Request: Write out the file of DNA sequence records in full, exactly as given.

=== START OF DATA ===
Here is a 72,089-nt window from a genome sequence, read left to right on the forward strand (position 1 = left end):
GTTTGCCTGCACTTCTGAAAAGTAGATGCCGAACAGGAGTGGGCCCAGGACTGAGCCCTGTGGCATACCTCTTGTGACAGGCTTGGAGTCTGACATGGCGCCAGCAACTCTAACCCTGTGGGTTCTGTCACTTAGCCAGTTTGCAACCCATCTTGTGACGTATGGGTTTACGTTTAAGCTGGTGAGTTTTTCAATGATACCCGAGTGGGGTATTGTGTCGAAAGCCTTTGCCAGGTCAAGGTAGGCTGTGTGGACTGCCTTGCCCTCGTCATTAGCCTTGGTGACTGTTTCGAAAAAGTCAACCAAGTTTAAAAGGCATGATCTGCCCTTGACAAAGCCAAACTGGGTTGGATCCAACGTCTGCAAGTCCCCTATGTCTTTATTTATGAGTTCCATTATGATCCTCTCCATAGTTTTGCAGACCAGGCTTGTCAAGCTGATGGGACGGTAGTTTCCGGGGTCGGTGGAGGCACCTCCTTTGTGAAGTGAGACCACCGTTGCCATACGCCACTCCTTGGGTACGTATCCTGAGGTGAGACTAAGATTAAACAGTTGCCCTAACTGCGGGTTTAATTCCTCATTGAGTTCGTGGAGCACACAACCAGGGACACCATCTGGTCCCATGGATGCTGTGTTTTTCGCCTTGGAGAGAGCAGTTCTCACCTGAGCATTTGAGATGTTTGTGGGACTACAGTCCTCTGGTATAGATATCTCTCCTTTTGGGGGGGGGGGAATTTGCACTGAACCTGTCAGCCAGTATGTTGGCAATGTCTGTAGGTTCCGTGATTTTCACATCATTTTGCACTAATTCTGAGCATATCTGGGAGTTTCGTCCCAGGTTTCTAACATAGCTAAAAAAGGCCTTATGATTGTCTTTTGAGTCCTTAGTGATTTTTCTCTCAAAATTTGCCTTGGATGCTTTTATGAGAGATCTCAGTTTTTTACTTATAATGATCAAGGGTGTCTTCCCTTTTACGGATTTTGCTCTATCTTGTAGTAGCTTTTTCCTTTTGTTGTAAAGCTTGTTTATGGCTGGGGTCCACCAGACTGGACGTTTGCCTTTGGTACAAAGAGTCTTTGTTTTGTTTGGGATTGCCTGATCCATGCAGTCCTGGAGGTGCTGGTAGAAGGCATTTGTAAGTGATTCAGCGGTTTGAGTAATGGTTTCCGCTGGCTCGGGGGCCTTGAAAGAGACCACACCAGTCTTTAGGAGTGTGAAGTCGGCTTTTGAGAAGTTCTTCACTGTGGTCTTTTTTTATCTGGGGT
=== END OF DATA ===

Here is a 72,089-nt window from a genome sequence, read left to right on the forward strand (position 1 = left end):
GTTTGCCTGCACTTCTGAAAAGTAGATGCCGAACAGGAGTGGGCCCAGGACTGAGCCCTGTGGCATACCTCTTGTGACAGGCTTGGAGTCTGACATGGCGCCAGCAACTCTAACCCTGTGGGTTCTGTCACTTAGCCAGTTTGCAACCCATCTTGTGACGTATGGGTTTACGTTTAAGCTGGTGAGTTTTTCAATGATACCCGAGTGGGGTATTGTGTCGAAAGCCTTTGCCAGGTCAAGGTAGGCTGTGTGGACTGCCTTGCCCTCGTCATTAGCCTTGGTGACTGTTTCGAAAAAGTCAACCAAGTTTAAAAGGCATGATCTGCCCTTGACAAAGCCAAACTGGGTTGGATCCAACGTCTGCAAGTCCCCTATGTCTTTATTTATGAGTTCCATTATGATCCTCTCCATAGTTTTGCAGACCAGGCTTGTCAAGCTGATGGGACGGTAGTTTCCGGGGTCGGTGGAGGCACCTCCTTTGTGAAGTGAGACCACCGTTGCCATACGCCACTCCTTGGGTACGTATCCTGAGGTGAGACTAAGATTAAACAGTTGCCCTAACTGCGGGTTTAATTCCTCATTGAGTTCGTGGAGCACACAACCAGGGACACCATCTGGTCCCATGGATGCTGTGTTTTTCGCCTTGGAGAGAGCAGTTCTCACCTGAGCATTTGAGATGTTTGTGGGACTACAGTCCTCTGGTATAGATATCTCTCCTTTTGGGGGGGGGGGAATTTGCACTGAACCTGTCAGCCAGTATGTTGGCAATGTCTGTAGGTTCCGTGATTTTCACATCATTTTGCACTAATTCTGAGCATATCTGGGAGTTTCGTCCCAGGTTTCTAACATAGCTAAAAAAGGCCTTATGATTGTCTTTTGAGTCCTTAGTGATTTTTCTCTCAAAATTTGCCTTGGATGCTTTTATGAGAGATCTCAGTTTTTTACTTATAATGATCAAGGGTGTCTTCCCTTTTACGGATTTTGCTCTATCTTGTAGTAGCTTTTTCCTTTTGTTGTAAAGCTTGTTTATGGCTGGGGTCCACCAGACTGGACGTTTGCCTTTGGTACAAAGAGTCTTTGTTTTGTTTGGGATTGCCTGATCCATGCAGTCCTGGAGGTGCTGGTAGAAGGCATTTGTAAGTGATTCAGCGGTTTGAGTAATGGTTTCCGCTGGCTCGGGGGCCTTGAAAGAGACCACACCAGTCTTTAGGAGTGTGAAGTCGGCTTTTGAGAAGTTCTTCACTGTGGTCTTTTTTTATCTGGGGT